Located at the base of Gellert Hill, the hill that the Citadella (fortress) sits atop, is a system of caves. One of the caves was converted into a chapel in the 1920’s and even served as a hospital for the Germans during WWII. Known as the Cave Church, it was certainly one of the most interesting places that we visited during our time in Budapest. A cross on top of the hill denotes the location of the church, which is also located near the famous Gellert Baths where people gather to enjoy the therapeutic thermal baths.
The atmosphere within Cave Church is interesting due to the lack of natural light and the rugged cavern walls. After its conversion to a hospital by the NAZI army during the war, it returned to serving as a church until 1951 when the Soviet Union had it shut down. The chapel was raided by the Soviet Army, the monks arrested, and the cave sealed up until Budapest regained their freedom in 1989. Today, the monks of the Pauline Order continue to operate the church and hold religious functions on the site as well as maintain it as a tourist attraction.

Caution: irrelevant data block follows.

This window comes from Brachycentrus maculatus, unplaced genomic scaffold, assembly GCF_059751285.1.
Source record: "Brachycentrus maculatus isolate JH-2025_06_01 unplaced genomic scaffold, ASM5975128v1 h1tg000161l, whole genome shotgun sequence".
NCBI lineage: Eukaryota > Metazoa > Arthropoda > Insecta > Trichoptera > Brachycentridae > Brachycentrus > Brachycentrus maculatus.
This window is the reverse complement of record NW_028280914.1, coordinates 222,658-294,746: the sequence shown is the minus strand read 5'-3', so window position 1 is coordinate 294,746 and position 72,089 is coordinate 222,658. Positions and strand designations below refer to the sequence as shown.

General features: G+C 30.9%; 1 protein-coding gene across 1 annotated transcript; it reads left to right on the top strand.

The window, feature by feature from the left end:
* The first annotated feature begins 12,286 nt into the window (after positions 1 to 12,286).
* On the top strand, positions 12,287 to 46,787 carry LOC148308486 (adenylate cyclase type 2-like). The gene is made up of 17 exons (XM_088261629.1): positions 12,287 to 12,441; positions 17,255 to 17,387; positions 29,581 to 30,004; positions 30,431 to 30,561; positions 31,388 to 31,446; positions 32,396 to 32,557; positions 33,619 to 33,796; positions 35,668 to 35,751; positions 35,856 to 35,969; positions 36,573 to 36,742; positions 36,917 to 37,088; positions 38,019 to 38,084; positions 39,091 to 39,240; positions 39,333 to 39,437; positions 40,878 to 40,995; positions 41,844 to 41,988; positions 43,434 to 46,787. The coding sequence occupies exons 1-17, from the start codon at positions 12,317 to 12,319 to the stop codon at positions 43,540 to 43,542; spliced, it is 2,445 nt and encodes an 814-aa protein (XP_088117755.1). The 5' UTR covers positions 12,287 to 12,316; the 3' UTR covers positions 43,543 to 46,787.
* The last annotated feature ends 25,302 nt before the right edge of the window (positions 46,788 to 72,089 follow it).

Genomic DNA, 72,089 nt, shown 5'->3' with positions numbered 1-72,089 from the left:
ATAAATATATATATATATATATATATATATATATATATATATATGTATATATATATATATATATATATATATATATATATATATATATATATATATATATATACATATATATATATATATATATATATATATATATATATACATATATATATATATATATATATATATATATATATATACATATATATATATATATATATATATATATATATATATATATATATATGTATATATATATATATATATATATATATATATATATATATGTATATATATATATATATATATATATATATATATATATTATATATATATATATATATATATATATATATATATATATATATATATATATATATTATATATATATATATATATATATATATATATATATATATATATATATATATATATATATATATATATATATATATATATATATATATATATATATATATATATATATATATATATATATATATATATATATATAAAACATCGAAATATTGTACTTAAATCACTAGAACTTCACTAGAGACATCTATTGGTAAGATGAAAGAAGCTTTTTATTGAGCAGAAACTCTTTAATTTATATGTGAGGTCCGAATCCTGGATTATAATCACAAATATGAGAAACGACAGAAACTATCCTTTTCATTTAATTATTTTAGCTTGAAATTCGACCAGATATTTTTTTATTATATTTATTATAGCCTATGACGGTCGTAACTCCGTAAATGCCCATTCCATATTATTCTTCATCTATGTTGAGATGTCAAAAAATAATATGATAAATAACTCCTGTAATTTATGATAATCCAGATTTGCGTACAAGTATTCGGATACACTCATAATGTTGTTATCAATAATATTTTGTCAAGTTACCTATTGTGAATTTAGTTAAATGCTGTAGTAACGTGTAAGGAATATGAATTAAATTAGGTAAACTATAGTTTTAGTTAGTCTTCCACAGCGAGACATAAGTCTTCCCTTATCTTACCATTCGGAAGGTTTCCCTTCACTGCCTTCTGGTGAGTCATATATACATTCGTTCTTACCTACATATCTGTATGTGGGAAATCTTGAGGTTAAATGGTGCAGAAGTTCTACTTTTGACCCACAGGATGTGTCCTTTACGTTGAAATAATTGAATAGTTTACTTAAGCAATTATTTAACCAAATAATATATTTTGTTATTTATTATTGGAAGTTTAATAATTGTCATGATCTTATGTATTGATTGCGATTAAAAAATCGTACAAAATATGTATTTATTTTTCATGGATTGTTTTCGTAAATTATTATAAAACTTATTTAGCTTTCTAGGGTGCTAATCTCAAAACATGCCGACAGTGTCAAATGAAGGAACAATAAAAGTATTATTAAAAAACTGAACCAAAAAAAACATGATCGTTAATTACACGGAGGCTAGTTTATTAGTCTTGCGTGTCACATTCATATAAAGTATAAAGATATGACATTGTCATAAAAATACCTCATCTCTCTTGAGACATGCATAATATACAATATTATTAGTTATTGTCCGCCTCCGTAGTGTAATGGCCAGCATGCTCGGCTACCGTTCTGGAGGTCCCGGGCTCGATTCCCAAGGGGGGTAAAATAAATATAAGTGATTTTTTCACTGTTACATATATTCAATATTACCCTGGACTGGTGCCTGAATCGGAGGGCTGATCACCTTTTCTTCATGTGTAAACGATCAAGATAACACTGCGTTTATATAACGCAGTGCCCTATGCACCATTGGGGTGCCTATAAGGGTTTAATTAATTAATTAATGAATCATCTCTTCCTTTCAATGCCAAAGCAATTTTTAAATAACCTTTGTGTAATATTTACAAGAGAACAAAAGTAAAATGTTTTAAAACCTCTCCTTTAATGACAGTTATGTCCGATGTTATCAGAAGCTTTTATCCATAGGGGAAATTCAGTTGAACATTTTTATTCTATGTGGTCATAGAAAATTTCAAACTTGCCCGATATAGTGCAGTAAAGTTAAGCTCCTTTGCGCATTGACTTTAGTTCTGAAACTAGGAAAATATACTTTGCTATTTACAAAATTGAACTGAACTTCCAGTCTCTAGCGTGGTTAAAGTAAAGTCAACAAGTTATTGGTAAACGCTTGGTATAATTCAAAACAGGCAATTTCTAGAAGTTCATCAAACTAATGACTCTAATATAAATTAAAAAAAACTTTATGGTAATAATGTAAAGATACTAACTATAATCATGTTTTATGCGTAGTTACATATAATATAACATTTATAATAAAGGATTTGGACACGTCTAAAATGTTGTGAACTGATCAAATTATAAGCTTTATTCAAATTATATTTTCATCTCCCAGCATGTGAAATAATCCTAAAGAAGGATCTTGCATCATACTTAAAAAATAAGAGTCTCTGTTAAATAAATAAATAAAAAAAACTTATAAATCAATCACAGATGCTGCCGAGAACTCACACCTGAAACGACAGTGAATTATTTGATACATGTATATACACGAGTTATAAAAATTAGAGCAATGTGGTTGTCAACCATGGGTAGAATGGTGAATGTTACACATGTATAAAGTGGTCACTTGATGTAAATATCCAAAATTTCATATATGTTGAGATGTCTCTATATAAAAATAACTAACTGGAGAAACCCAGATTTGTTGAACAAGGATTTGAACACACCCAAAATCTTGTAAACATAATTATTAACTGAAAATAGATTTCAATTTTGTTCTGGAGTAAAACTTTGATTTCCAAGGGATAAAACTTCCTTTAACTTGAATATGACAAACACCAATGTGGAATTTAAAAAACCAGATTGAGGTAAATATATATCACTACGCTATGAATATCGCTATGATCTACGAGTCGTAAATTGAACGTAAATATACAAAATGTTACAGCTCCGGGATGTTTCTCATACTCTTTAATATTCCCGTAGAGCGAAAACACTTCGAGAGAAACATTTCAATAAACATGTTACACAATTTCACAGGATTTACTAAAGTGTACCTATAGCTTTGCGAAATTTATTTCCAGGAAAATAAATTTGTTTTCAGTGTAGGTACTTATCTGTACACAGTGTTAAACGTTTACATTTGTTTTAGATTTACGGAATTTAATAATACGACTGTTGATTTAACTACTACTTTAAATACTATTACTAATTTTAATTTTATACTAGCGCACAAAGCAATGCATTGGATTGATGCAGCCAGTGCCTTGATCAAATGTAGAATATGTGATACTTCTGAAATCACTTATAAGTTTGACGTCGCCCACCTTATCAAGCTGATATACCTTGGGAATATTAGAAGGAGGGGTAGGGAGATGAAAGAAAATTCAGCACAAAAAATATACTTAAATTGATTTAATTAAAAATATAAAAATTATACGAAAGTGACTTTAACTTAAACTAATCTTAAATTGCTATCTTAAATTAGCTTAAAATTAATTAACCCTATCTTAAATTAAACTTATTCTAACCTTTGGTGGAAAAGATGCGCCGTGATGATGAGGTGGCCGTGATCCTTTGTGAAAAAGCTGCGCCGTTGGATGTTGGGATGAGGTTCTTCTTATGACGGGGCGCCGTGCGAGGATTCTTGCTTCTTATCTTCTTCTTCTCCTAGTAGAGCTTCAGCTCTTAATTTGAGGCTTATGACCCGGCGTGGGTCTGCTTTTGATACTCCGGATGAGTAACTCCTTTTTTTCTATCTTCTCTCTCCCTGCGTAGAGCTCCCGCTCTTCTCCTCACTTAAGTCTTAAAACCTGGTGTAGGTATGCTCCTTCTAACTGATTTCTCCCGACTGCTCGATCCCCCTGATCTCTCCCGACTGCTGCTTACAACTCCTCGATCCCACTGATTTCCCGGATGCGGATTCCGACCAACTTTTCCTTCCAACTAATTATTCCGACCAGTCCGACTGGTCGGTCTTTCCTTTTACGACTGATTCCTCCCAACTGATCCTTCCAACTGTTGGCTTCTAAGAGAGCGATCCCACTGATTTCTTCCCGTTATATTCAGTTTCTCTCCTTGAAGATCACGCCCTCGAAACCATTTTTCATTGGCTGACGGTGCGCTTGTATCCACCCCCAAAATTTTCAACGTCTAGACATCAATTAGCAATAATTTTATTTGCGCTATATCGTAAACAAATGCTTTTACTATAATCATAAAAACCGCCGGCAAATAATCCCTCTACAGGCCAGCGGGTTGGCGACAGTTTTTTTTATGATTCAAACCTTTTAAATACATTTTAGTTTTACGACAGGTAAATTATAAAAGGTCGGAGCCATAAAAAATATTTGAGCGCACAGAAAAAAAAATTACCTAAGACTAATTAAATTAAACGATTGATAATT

There is a nominal fee in order to enter the church and walking through the cavern will take you about thirty minutes to fully explore. In addition to the statues and artwork inside of Cave Church itself, there is also a small museum with additional historic artifacts. Exploring the church and understanding its history is certainly worth the effort of walking along the Danube below Gellert Hill. We combined it with our visit to the Citadella, which sits high above. It may not be the most well-known site in Budapest, but if your itinerary allows, we would recommend visiting.